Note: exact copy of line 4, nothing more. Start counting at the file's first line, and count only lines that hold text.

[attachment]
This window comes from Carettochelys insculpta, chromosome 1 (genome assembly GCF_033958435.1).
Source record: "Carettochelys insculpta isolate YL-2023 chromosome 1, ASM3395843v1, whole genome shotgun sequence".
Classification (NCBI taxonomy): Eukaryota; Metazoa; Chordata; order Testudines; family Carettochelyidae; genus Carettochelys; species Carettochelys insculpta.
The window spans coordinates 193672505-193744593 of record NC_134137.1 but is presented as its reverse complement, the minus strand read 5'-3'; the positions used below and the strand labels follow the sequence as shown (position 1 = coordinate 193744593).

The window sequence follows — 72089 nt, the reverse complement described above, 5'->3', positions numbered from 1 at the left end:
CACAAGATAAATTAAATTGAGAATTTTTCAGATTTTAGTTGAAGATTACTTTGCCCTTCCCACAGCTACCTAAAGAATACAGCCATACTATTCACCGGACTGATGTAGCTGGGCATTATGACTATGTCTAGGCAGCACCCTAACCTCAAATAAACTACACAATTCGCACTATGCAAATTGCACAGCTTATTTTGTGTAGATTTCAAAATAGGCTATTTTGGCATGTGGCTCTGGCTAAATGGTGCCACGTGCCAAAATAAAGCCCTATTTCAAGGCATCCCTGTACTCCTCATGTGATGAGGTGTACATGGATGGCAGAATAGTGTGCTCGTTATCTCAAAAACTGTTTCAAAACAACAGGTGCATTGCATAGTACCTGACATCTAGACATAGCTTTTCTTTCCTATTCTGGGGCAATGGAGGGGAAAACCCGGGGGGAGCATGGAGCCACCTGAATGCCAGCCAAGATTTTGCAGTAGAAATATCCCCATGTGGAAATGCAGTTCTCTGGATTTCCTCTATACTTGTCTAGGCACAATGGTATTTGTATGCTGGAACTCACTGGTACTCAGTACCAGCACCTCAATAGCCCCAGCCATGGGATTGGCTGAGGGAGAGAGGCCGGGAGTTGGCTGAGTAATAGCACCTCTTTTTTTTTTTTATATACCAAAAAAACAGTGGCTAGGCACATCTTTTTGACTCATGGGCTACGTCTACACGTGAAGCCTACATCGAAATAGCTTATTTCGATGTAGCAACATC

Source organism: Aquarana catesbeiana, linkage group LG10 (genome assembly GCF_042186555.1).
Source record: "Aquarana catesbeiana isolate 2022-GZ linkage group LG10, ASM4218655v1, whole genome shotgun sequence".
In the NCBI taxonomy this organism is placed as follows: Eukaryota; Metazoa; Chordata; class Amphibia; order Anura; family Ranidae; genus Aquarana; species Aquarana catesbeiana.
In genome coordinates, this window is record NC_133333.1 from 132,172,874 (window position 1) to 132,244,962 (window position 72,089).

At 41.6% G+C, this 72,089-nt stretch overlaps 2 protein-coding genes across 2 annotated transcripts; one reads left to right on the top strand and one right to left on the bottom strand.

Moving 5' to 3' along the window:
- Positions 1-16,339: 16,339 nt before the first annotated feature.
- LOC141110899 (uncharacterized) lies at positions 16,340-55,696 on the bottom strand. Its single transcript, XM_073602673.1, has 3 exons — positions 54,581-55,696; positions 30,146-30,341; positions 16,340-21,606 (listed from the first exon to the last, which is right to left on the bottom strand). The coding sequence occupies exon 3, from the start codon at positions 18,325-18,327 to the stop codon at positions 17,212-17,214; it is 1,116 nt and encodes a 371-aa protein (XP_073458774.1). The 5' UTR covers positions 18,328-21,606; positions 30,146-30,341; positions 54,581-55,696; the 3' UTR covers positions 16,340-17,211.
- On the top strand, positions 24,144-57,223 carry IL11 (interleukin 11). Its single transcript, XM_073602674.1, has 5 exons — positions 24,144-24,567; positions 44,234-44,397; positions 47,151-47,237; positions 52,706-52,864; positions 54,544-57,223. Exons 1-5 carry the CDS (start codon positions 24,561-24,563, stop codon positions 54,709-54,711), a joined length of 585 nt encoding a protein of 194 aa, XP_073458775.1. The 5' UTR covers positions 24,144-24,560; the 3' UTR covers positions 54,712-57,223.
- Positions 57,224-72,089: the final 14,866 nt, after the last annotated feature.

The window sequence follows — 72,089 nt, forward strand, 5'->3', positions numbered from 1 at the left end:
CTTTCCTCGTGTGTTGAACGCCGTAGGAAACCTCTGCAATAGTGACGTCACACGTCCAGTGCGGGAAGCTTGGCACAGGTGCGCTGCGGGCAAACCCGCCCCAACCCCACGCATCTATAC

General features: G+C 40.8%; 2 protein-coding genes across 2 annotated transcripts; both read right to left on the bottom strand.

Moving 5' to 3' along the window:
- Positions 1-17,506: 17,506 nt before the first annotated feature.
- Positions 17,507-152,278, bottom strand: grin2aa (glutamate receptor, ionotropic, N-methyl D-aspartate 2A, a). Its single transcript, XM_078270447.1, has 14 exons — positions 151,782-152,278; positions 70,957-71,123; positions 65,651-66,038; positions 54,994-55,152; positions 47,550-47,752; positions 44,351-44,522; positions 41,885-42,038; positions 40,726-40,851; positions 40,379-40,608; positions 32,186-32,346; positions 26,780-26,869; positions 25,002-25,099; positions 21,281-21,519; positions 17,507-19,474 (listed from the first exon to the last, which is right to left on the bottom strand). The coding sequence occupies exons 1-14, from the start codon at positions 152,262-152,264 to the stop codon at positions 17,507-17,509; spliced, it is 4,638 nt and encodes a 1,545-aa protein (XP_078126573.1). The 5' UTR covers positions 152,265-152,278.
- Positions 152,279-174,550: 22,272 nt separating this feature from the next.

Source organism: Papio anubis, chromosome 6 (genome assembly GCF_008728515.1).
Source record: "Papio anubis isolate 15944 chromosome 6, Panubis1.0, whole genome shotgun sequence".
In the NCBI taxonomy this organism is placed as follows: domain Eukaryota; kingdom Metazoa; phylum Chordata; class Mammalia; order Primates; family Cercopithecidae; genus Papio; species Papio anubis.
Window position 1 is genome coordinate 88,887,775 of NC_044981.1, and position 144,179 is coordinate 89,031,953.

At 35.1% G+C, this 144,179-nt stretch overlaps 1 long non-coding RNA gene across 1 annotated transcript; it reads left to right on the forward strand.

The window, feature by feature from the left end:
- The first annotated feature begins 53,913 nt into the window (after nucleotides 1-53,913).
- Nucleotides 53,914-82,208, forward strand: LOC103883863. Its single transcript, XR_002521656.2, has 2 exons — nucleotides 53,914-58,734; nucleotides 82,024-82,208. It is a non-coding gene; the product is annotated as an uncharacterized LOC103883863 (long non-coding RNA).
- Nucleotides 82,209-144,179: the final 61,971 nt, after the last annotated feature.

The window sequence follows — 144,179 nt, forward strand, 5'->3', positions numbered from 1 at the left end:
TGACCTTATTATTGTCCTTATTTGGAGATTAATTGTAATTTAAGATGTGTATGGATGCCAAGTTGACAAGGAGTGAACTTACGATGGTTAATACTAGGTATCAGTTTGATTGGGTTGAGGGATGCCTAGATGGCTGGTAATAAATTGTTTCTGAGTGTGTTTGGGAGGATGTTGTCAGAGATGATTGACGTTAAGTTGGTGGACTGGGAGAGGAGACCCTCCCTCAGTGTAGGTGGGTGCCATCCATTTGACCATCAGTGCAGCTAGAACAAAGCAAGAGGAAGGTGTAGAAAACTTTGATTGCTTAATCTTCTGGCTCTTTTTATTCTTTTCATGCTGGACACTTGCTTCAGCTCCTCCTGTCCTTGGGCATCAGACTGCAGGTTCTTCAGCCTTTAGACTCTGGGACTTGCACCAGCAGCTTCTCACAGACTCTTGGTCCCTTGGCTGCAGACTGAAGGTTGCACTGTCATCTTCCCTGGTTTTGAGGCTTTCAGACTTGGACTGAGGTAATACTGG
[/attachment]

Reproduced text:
The window spans coordinates 193672505-193744593 of record NC_134137.1 but is presented as its reverse complement, the minus strand read 5'-3'; the positions used below and the strand labels follow the sequence as shown (position 1 = coordinate 193744593).